Eating Healthy Slows 'Aging Clock,' Helping to Shield Your Brain From Dementia

By   |  March 15, 2024

By Ernie Mundell HealthDay Reporter  |  Copyright © 2024 HealthDay. All rights reserved.

FRIDAY, March 15, 2024 (HealthDay News) -- Scientists have long noticed that folks who eat healthy have healthier brains as they age, including lowered odds for dementia.

Now, researchers believe they know why: Regimens like the heart-healthy Mediterranean or DASH diets appear to slow biological aging, helping to protect the brain.

“Our findings suggest that slower pace of aging mediates part of the relationship of healthy diet with reduced dementia risk," said study first author Aline Thomas. She's a postdoctoral researcher at Columbia University's Taub Institute for Research on Alzheimer's Disease and the Aging Brain, in New York City.

The findings were published recently in the Annals of Neurology.

In the study, Thomas and her colleagues examined decades of data from the ongoing Framingham Heart Study, which began in 1971.

The researchers honed in on over 1,600 people in the second generation of the study, which had people check in every four to seven years with data on (among other things) their diets and the results of neuro-cognitive tests.

A total of 160 of the participants went on to develop dementia.

“Much attention to nutrition in dementia research focuses on the way specific nutrients affect the brain,” said study senior author Daniel Belsky, an associate professor of epidemiology at the Columbia School of Public Health and the Columbia Aging Center.

“We tested the hypothesis that healthy diet protects against dementia by slowing down the body’s overall pace of biological aging," Belsky explained in a Columbia news release.

The researchers were able to track cellular aging in participants using an "epigenetic clock" called DunedinPACE. It was developed by Belsky and other researchers while he was at Duke University.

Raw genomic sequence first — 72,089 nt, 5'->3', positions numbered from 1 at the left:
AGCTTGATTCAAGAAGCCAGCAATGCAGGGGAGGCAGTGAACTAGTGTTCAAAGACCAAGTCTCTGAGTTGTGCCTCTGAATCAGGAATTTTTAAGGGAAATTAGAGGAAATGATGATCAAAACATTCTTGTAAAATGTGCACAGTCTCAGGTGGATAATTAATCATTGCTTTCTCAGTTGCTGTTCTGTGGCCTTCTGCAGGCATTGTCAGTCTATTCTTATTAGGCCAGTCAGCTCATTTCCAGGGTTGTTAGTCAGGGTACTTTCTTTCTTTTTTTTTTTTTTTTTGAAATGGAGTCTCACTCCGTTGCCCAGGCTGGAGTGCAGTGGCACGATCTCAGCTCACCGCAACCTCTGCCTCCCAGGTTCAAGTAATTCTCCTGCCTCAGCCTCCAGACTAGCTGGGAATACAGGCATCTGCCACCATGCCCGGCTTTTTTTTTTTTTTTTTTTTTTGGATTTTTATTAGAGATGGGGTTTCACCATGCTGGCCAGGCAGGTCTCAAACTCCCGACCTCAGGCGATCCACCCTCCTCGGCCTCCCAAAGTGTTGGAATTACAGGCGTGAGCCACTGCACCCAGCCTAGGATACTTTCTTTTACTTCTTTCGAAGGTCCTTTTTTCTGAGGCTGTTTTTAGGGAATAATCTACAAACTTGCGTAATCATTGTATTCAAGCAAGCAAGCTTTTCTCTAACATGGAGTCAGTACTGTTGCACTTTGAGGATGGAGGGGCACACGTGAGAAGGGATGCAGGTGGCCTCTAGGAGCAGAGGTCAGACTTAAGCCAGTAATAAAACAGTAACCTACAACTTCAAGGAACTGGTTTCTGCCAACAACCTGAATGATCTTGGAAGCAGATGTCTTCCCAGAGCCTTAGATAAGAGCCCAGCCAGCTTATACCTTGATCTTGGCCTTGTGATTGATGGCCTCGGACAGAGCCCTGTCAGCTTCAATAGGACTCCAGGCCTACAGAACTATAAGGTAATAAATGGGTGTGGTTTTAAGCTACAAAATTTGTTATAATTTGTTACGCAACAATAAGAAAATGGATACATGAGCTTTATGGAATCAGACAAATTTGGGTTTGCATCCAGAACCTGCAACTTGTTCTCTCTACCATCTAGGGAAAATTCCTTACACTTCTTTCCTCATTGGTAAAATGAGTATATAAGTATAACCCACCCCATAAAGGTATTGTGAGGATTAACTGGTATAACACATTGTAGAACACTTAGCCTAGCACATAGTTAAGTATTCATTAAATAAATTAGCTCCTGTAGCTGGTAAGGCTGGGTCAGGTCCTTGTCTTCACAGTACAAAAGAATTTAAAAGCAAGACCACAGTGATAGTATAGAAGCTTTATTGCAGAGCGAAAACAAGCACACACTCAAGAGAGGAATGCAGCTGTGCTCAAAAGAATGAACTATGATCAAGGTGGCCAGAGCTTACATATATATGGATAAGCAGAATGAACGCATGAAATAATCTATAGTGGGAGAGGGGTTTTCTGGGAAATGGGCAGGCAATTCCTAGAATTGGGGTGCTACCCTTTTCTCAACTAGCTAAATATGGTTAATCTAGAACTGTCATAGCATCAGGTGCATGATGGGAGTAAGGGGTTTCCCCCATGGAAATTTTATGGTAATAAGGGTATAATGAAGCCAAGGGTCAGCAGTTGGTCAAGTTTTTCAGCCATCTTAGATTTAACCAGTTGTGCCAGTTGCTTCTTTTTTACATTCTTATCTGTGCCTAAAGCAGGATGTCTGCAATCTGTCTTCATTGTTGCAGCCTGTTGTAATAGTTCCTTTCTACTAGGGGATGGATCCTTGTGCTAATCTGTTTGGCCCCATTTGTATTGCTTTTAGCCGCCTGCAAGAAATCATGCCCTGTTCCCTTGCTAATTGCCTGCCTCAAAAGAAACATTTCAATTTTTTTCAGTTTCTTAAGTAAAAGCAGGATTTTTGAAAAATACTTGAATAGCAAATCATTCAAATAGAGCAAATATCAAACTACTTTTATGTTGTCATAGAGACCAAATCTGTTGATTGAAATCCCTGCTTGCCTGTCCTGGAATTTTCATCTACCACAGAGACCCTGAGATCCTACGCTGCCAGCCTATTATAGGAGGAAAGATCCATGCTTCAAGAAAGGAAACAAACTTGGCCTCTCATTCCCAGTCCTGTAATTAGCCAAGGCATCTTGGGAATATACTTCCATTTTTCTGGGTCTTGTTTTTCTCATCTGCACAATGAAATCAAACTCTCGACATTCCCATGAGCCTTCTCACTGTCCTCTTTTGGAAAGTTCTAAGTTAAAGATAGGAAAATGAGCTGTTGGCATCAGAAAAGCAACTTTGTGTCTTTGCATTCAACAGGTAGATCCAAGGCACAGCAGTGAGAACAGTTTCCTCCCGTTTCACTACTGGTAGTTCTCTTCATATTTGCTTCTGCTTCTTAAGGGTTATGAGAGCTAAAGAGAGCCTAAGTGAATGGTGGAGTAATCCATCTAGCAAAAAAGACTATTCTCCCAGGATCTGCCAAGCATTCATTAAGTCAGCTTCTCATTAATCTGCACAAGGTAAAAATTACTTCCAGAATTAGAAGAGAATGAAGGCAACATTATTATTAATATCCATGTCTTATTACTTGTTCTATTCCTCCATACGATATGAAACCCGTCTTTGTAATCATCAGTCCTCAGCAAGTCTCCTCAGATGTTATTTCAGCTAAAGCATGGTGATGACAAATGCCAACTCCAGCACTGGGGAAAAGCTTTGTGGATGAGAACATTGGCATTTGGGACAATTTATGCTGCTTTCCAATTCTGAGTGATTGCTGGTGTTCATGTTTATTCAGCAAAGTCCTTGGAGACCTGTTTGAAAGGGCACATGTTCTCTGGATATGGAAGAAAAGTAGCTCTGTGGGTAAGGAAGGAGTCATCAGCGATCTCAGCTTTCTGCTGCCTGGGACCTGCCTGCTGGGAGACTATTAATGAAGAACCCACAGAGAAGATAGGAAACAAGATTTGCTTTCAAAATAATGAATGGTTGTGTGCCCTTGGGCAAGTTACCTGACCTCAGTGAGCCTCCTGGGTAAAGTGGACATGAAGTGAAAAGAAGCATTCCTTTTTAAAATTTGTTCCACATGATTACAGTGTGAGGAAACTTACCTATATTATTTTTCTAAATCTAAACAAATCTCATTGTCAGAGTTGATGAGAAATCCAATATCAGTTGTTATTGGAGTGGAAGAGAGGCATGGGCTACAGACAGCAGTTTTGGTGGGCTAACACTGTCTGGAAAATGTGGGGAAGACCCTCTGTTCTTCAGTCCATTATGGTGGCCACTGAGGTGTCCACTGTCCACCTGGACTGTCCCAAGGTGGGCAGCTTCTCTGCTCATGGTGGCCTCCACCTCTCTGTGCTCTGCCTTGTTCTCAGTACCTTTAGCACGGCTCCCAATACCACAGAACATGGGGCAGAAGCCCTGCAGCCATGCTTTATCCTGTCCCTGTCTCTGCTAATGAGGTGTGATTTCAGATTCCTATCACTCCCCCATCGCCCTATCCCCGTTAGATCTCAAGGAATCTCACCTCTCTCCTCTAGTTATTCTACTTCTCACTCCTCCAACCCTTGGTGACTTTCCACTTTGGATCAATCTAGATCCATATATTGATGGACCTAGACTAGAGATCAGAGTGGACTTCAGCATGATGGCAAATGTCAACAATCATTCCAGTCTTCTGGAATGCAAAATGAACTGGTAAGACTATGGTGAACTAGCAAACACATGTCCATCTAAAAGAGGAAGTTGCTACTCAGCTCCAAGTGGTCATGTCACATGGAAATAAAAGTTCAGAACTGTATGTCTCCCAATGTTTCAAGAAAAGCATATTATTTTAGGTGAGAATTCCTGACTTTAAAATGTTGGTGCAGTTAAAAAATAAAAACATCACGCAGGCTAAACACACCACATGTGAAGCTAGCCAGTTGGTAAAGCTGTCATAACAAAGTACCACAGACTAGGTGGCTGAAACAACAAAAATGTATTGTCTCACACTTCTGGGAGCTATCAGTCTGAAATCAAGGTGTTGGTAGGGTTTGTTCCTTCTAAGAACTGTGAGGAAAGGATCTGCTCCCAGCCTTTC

According to Belsky, DunedinPACE is “like a speedometer for the biological processes of aging," tracking them as they work on the body over time.

The study found that folks who most closely adhered to what is called the Mediterranean-Dash Intervention for Neurodegenerative Delay (MIND) diet had slower aging, as measured by DunedinPACE, as well as lowered odds for dementia and early death.

Overall, they calculated that about 27% of the association between a healthy diet and lowered dementia risk is probably due to slowed aging.

The MIND diet combines elements of both the Mediterranean and DASH diets, long recommended by nutritionists and other experts in health. It relies on lots of whole grains, vegetables, nuts, beans, leafy greens, fish and lean meats. It avoids red meat, sugary foods and foods high in saturated and trans fats.

Despite the findings, Thomas said there's still much to learn about healthy living's connection to brain health.

“A portion of the diet-dementia association remains unexplained, therefore we believe that continued investigation of brain-specific mechanisms in well-designed mediation studies is warranted," she said.

More information

Find out more about the Mediterranean Diet at the Cleveland Clinic.

SOURCE: Columbia University, news release, March 14, 2024